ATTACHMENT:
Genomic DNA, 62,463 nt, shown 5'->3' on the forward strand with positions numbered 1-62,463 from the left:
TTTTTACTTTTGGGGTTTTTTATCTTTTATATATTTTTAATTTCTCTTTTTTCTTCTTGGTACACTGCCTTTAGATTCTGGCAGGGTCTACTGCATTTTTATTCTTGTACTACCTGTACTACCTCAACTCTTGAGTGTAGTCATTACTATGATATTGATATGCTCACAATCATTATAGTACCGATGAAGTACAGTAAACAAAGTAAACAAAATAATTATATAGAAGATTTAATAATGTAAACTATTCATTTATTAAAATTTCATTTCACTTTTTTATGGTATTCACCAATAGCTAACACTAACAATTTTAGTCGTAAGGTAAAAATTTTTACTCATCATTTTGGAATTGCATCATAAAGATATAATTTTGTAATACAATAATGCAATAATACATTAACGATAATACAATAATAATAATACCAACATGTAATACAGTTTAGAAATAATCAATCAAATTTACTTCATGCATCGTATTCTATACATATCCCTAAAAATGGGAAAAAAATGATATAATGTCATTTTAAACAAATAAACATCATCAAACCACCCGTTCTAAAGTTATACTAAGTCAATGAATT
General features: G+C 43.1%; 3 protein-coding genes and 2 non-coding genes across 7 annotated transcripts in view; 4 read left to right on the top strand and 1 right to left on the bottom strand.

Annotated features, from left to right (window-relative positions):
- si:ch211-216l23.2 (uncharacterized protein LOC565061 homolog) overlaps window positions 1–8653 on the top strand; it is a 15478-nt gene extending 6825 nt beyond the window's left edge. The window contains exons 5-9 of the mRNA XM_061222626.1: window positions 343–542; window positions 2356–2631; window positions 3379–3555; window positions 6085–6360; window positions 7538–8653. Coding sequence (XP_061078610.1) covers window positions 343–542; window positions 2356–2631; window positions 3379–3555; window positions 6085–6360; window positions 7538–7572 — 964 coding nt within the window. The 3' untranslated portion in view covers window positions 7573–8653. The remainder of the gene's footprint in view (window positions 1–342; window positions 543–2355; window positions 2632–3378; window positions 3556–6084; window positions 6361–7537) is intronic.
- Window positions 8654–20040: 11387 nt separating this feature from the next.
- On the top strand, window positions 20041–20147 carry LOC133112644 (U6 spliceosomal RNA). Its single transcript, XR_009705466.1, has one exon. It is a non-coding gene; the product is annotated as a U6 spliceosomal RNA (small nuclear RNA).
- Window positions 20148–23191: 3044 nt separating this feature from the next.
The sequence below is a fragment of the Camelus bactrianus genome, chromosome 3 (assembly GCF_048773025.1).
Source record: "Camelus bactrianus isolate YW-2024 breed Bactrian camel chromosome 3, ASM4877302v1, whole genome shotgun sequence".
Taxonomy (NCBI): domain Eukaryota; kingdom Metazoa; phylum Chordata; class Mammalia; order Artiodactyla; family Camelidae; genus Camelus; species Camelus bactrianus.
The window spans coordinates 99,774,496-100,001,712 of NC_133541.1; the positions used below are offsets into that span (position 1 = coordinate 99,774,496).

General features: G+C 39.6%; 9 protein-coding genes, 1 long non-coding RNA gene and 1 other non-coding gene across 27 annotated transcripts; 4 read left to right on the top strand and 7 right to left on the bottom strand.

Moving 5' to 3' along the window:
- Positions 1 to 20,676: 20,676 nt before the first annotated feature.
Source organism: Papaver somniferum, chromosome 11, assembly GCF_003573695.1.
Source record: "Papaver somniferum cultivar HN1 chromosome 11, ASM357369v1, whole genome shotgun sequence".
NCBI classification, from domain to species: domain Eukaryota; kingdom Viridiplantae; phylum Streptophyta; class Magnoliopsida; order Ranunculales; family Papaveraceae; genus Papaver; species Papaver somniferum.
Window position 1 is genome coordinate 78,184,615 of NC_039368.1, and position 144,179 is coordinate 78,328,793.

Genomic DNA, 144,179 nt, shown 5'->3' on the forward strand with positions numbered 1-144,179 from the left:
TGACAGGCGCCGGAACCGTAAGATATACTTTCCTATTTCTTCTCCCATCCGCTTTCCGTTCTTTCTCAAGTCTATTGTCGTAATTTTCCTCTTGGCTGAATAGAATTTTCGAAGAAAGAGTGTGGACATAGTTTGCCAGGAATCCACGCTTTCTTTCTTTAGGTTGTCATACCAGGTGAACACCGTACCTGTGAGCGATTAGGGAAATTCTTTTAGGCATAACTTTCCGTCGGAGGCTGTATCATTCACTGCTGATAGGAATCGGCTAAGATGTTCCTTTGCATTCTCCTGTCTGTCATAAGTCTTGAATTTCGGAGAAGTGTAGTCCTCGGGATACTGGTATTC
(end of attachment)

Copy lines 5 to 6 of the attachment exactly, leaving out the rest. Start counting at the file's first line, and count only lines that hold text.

- si:ch211-216l23.2 (uncharacterized protein LOC565061 homolog) overlaps window positions 1–8653 on the top strand; it is a 15478-nt gene extending 6825 nt beyond the window's left edge. The window contains exons 5-9 of the mRNA XM_061222626.1: window positions 343–542; window positions 2356–2631; window positions 3379–3555; window positions 6085–6360; window positions 7538–8653. Coding sequence (XP_061078610.1) covers window positions 343–542; window positions 2356–2631; window positions 3379–3555; window positions 6085–6360; window positions 7538–7572 — 964 coding nt within the window. The 3' untranslated portion in view covers window positions 7573–8653. The remainder of the gene's footprint in view (window positions 1–342; window positions 543–2355; window positions 2632–3378; window positions 3556–6084; window positions 6361–7537) is intronic.
- Window positions 8654–20040: 11387 nt separating this feature from the next.